Daniel Pink (@DanielPink) tweeted out this link from his blog. It is a quick piece about selling "your product, your idea or yourself". Sure, I have 4 minutes to watch this while I scarf down a sandwich. In a nutshell, the four minute video is this:
**There are six successors to the Elevator Pitch
- The Pixar Pitch - a short narrative to tell a quick story (I immediately thought of Darren Kuropatwa @dkuropatwa - but more on that later)
- Email - Utilize the power of the subject line
- Rhyming - Rhymes increase "processing fluency"
- Questions - Questions force you to think and act
- Tweeting - People "dig" information
- One-Word - associate exactly one word with you (one-word equity)
Before the video finished I already started thinking of all the people I know and the words I associate with them.
- Story - Darren Kuropatwa (@dkuropatwa) is immediately associated. The very first time I experienced someone use the power of storytelling well was Darren in White Oak, TX. I refer back to his site and sources frequently. Never mind the YEARS of "Once upon a time..." Nope. Story = Darren. Forever and always that's what I associate with him (and sopapillas, just not as prominently).
- Hooker - Carl Hooker (@mrhooker) has forever replaced a "lady of the night" when I hear the word Hooker. Now obviously he is SO much more than the last name he happened to get on his birth certificate. But he embraced it. It's a bit of a joke and he makes it work. Kind of funny how he has completely replaced the entire word for me. How I wish all students had the same PG vocabulary associations.
- Canada - Dean Shareski (@shareski). Sure I know other Canadians (including Darren) but Dean took that word first. Canada is synonymous with Dean in my mind. Certainly I admire his keynotes and humor (pants anyone?) but somehow the association is tied to Canada.
- Scholar - Scott Floyd (@woscholar). His Twitter forever changed the meaning and image of that word for me. The dictionary definition is something about someone who is highly educated (which Scott is), but the word for me = Scott Floyd.
- Wordle - Jen Wagner (@jwagner). I have known Projects by Jen "Wordle a Day" before I knew many other tools for the classroom. EVERY time I suggest Wordle to a teacher, I think of Jen.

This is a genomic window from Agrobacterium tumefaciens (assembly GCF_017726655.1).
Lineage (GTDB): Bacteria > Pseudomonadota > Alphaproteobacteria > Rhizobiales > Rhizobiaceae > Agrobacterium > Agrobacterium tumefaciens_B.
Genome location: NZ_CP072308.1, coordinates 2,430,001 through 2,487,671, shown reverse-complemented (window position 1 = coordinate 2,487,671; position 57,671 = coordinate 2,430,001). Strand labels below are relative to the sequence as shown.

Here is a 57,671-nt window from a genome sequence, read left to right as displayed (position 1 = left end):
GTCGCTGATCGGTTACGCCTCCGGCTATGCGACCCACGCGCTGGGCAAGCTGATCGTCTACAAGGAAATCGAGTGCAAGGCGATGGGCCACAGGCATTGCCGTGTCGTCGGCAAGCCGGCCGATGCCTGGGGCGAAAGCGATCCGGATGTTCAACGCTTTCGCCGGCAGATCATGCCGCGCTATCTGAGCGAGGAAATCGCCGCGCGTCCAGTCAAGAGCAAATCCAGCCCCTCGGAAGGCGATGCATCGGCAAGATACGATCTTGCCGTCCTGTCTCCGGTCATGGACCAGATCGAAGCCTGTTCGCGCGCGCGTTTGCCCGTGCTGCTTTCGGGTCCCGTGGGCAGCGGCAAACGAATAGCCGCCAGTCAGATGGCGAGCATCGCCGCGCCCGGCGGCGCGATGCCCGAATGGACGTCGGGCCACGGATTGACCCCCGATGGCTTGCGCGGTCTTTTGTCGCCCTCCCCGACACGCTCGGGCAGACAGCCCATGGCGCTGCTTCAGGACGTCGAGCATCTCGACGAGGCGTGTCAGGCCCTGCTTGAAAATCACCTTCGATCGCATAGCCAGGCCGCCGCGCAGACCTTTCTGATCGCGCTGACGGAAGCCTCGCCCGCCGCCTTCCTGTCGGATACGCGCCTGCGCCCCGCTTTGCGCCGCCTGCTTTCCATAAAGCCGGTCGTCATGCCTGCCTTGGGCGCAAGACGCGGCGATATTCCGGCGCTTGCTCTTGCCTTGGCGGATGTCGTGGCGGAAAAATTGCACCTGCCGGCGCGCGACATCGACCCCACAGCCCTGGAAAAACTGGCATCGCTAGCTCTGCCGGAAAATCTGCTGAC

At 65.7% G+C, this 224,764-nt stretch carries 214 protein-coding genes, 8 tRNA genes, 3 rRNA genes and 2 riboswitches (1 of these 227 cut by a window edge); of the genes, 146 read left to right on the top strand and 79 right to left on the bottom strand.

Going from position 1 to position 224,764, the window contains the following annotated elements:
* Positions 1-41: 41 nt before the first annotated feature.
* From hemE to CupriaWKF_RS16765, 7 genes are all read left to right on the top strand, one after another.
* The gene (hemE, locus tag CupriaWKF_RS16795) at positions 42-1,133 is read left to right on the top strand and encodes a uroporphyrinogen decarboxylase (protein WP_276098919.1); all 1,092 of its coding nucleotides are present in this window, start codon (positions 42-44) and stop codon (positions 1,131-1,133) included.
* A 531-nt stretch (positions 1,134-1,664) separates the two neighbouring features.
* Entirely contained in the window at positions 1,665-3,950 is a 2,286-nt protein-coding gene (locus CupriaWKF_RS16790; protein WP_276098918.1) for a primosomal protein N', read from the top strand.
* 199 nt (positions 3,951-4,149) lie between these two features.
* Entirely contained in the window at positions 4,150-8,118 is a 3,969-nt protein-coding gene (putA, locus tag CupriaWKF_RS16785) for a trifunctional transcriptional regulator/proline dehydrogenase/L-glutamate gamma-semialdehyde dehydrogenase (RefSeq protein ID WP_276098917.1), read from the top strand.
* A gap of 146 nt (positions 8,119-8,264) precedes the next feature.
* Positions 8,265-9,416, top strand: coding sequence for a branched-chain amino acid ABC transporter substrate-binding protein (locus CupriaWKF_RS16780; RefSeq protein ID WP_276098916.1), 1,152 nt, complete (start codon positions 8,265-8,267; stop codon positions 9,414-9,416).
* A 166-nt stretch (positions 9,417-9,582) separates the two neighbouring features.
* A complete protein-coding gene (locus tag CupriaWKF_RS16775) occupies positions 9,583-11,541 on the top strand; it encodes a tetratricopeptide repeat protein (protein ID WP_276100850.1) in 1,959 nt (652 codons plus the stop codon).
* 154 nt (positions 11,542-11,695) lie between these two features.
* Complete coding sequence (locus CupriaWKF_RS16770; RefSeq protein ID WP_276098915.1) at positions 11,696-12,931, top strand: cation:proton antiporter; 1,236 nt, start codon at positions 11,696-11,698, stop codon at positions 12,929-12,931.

- Fried - Amy Mayer (@friEdTechnology). This is more what Daniel Pink was referencing. Amy has done an AMAZING job of branding and associating her name with one word. She is Fried (technology). When you work in the South, you can't ask for better free marketing! We fry EVERYTHING. And EVERY time I hear that word, guess who I think about?
Certainly, interesting. Daniel Pink, in case you are reading, I associate you with Drive.
I'm sitting here thinking of so very many classroom activities. For cyberbullying or digital citizenship awareness, what would a class created "dictionary" of people look like? If Twitter became a dictionary of people, what definitions would it include?
Do you use these "pitches" as hooks in your teaching? Why not? How much more memorable and powerful would lessons be if they were told as stories? Reference Darren if you need help. Think of the difference in stating something and asking a question about the same. Is there really a teacher who doesn't want their students to think instead of just "get"? We've known for YEARS that rhyming helps in so very many ways. Why do we drop it when we leave elementary? What is the subject of your lesson? Is it going to grab attention and entice them to WANT to know more? These "pitches" can be used to sell your lessons to students!
The deeper question though... what word do your students (or peers or colleagues or family) associate with you? If you asked your students to use exactly one word to replace your name, what would it be? Maybe a better question, what do you want it to be?
For the record, I think I'm torn between purple and hat!